“Don’t ask me my favorite author,” I said quickly, not wanting to be disappointed too soon. “I can’t bear that question. I can never think how to answer it, which gives the impression that I hardly read at all, or that my tastes never change, or I never make new discoveries, when nothing could be further from the truth.”
– from The Lantern by Deborah Lawrenson
Thus the conundrum I faced daily as a book manager. People were constantly asking me what I recommended, and I quickly learned that they didn’t want my opinion of a good book, or a list of my favorite authors, they wanted whatever was on the bestseller table that week – whatever had made the papers. They wanted Fifty Shades of Grey (don’t even get me started) and books that some reviewer at the New York Times had claimed were life changing or eye opening – and sometimes they were.
I have a serious case of book snobbery (I’ve admitted this here before…it’s no secret). Once a book reaches the best seller table there’s a good chance I want nothing to do with it – unless I’ve read it before, then I pat myself on the back for contributing to that book’s success, unless the book was bad, then I just feel ashamed. I put off reading The Hunger Games for years because it’s all anyone would talk about, when I finally did read it I read the entire trilogy in a 48 hour period – I even called in late for work to finish it. It forced me to admit that sometimes books are on the bestseller table for a reason.
But then Fifty Shades of Grey came along and it destroyed any faith I had in the term “bestseller.” People are treating it like some revolutionary book because *gasp* it’s dirty – newsflash! It’s not the first dirty book ever written. There’s this genre called erotica and it’s been around since before the 1800’s (Fanny Hill anyone?). You can randomly select any book from the romance aisle and I guarantee it’ll have at least a little smut – if not A LOT. There is nothing revolutionary about Fifty Shades that would cause it to be placed in the category of “bestsellers,” yet everyday people would demand that I read it and look at me with a mixture of shock and disgust when I said “No, I haven’t read it, and no, I don’t plan to.” One woman even claimed it was the best, THE BEST, book she has ever read in her entire life. To which I replied, “You must not have read very many books.” And surprisingly did not get in trouble.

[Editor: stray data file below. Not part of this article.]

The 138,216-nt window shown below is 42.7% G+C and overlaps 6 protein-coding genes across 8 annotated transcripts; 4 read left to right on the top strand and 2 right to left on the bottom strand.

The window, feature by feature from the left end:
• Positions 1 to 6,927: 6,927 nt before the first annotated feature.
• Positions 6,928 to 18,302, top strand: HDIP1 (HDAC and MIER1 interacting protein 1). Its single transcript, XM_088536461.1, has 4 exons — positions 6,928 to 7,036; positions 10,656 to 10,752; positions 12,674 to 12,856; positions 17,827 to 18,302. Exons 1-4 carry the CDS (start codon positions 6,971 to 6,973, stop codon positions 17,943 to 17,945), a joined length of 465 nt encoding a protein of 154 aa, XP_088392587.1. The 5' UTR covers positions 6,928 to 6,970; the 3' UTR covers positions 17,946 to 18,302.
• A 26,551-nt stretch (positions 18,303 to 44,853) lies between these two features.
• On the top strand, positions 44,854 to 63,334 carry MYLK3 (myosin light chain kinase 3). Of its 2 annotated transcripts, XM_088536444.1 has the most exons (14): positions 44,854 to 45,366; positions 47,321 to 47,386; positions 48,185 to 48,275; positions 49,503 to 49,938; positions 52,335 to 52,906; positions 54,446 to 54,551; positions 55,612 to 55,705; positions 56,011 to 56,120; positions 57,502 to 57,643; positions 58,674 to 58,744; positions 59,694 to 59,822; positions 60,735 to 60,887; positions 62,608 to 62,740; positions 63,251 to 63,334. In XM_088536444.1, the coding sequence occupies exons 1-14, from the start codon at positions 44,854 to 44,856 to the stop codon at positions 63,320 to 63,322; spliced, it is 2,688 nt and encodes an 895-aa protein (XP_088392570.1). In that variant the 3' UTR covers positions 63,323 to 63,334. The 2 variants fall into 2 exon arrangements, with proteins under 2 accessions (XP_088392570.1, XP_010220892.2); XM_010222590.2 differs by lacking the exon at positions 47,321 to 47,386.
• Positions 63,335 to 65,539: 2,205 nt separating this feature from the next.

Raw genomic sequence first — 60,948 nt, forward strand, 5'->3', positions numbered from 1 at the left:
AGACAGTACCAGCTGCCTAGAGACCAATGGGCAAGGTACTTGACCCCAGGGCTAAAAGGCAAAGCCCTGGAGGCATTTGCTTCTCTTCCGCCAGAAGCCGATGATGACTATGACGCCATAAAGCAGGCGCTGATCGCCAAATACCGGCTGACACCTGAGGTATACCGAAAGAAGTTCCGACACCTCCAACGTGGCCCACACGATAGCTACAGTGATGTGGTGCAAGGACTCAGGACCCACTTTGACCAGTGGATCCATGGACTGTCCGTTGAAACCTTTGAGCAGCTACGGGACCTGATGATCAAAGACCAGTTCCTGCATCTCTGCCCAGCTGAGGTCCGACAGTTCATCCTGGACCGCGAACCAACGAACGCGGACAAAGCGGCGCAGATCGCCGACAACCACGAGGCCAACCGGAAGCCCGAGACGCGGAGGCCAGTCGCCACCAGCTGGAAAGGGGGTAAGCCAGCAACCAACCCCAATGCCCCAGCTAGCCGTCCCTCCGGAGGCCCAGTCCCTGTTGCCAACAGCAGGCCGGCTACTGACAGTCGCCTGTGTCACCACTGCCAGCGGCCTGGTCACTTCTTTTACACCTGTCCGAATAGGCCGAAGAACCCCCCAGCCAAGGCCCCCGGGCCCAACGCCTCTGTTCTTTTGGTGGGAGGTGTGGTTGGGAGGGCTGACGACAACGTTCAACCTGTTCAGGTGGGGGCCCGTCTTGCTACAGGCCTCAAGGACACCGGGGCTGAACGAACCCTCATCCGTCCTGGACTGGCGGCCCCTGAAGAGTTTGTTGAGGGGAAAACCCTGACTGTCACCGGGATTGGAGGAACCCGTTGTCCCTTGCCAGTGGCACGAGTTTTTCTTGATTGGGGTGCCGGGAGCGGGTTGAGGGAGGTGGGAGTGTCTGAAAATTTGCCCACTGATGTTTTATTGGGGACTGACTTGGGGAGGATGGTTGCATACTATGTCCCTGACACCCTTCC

Needless to say it was sometimes incredibly hard for me recommend books to the average reader. However, every once in awhile I would encounter a book snob with an even higher level of snobbery than myself. And those conversations would go something like this:
Customer: “Can you recommend a good sci/fi series that I haven’t read?”
Me: “I can try, have you read (at this point I would rattle off every sci/fi book I had ever read or heard anything about).
Customer: “Yeah, I’ve read all those. I’m looking for something along the same lines as American Gods… have you read that?”
Me: “…no. But it’s on my list.”
Customer: “Oh… (looks at me like I am an underdeveloped monkey), well I’ll just browse, thank you.”
And that’s why I read American Gods.
It was one of the many books I felt I HAD to read in order to consider myself a book connoisseur. I was pressured to know everything about all books; if someone said their favorite book was The Poisonwood Bible, I’d better know some similar books to recommend. And guess what? I got pretty good at that. I know A LOT about a lot of books.
The downside? I developed an irrational desire to read everything. Literally everything. I get overwhelmed and stressed out when I consider how many books are on my “to-read” list, I worry that I will not be alive long enough to read all the books I want to read, and to learn about all the things I want to learn about. This year I’ve already read 50 books, by the end of the year I can probably hit 60… maybe 70 if I really apply myself. But new books come out every single week, how am I supposed to compete with that?! I’ll never pull ahead. My only saving grace is that I no longer work at a book store, so I can’t physically see all the new books that come out every Tuesday. Perhaps my to-read list will stop growing so quickly and I can make some headway (you know, in five years or so, if I continue to read over 50 books a year).
I don’t remember what it feels like to wonder “what can I read next?” because there is always something waiting on my shelf. I look forward to the day I have to actively search out a new book to read – that day may never come, but I look forward to it nonetheless.
“When I was reading and writing, I was in that exhilarating place where the life of the imagination is more real than the tiles and soil and rock under my feet.”
– from The Lantern